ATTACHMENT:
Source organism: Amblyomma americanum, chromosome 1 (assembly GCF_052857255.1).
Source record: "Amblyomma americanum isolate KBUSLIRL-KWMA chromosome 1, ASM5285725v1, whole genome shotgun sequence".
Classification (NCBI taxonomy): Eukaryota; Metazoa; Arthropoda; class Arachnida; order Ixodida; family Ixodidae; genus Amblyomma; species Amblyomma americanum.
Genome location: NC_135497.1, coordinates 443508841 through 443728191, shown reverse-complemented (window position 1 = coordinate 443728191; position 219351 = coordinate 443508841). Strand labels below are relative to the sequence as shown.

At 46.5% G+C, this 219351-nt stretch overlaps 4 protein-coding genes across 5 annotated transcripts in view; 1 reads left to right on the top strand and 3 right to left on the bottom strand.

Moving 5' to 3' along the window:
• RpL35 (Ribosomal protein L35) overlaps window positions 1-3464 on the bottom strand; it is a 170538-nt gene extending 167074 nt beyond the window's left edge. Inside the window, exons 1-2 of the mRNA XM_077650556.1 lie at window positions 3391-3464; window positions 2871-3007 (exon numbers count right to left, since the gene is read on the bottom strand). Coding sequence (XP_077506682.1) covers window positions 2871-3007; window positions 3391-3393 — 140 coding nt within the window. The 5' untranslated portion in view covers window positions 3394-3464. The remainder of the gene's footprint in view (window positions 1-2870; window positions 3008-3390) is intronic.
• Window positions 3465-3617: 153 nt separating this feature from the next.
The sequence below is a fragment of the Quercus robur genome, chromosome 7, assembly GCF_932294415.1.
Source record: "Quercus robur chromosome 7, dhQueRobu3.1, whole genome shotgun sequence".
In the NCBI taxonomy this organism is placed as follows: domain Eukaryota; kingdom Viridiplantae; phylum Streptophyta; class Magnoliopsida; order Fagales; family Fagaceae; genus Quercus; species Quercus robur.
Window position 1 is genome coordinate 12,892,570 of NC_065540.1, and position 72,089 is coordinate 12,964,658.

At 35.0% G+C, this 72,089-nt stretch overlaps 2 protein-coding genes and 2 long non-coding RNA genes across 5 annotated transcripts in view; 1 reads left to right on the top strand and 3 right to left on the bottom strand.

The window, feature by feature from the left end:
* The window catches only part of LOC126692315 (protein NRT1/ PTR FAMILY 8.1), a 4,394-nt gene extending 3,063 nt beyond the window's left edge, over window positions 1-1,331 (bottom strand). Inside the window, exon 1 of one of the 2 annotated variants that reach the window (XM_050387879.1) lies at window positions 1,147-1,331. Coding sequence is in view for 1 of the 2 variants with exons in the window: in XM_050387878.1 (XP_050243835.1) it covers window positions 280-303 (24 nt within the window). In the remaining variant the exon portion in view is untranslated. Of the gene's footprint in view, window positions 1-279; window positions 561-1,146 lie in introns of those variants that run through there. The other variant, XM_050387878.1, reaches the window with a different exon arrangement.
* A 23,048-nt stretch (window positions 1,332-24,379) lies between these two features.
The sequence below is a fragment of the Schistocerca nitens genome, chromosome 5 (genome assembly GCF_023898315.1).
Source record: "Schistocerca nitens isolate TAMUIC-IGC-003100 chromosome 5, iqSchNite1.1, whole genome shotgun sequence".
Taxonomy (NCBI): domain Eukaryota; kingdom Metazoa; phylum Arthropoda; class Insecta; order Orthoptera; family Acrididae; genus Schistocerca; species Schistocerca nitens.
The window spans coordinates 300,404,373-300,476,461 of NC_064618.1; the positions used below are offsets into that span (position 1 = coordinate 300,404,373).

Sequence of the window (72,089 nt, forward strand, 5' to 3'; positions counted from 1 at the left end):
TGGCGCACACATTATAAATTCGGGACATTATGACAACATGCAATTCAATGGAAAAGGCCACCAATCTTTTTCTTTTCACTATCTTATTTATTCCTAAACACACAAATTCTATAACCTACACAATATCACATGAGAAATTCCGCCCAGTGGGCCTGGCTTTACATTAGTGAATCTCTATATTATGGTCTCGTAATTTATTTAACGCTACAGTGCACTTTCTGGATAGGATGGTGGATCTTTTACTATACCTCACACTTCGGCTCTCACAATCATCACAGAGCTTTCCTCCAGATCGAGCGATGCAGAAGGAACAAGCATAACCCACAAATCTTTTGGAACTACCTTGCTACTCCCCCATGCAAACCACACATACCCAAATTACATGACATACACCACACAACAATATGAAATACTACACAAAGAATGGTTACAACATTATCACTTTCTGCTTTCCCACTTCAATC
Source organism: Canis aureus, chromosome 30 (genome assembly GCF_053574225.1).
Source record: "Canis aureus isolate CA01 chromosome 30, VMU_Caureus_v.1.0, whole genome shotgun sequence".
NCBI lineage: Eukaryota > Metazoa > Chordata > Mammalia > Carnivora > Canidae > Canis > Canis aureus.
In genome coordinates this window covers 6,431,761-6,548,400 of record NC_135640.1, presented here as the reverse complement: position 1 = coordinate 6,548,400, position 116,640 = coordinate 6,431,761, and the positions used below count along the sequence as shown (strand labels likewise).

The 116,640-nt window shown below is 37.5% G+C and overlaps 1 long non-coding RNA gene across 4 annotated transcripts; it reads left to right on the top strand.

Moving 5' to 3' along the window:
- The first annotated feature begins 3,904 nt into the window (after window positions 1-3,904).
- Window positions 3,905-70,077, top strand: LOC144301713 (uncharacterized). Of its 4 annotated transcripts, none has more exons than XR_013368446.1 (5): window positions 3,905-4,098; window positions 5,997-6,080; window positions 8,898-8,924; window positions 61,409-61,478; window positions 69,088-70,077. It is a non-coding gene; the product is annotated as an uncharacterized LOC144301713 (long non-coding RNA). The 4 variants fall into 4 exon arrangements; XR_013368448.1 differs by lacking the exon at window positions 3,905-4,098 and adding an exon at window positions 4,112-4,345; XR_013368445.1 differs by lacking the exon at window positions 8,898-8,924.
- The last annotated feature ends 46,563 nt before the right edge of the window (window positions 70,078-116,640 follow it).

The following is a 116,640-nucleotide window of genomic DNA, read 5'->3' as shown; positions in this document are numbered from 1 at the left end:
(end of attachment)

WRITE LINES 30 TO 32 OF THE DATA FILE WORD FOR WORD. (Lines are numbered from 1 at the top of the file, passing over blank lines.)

- Window positions 3,905-70,077, top strand: LOC144301713 (uncharacterized). Of its 4 annotated transcripts, none has more exons than XR_013368446.1 (5): window positions 3,905-4,098; window positions 5,997-6,080; window positions 8,898-8,924; window positions 61,409-61,478; window positions 69,088-70,077. It is a non-coding gene; the product is annotated as an uncharacterized LOC144301713 (long non-coding RNA). The 4 variants fall into 4 exon arrangements; XR_013368448.1 differs by lacking the exon at window positions 3,905-4,098 and adding an exon at window positions 4,112-4,345; XR_013368445.1 differs by lacking the exon at window positions 8,898-8,924.
- The last annotated feature ends 46,563 nt before the right edge of the window (window positions 70,078-116,640 follow it).

The following is a 116,640-nucleotide window of genomic DNA, read 5'->3' as shown; positions in this document are numbered from 1 at the left end: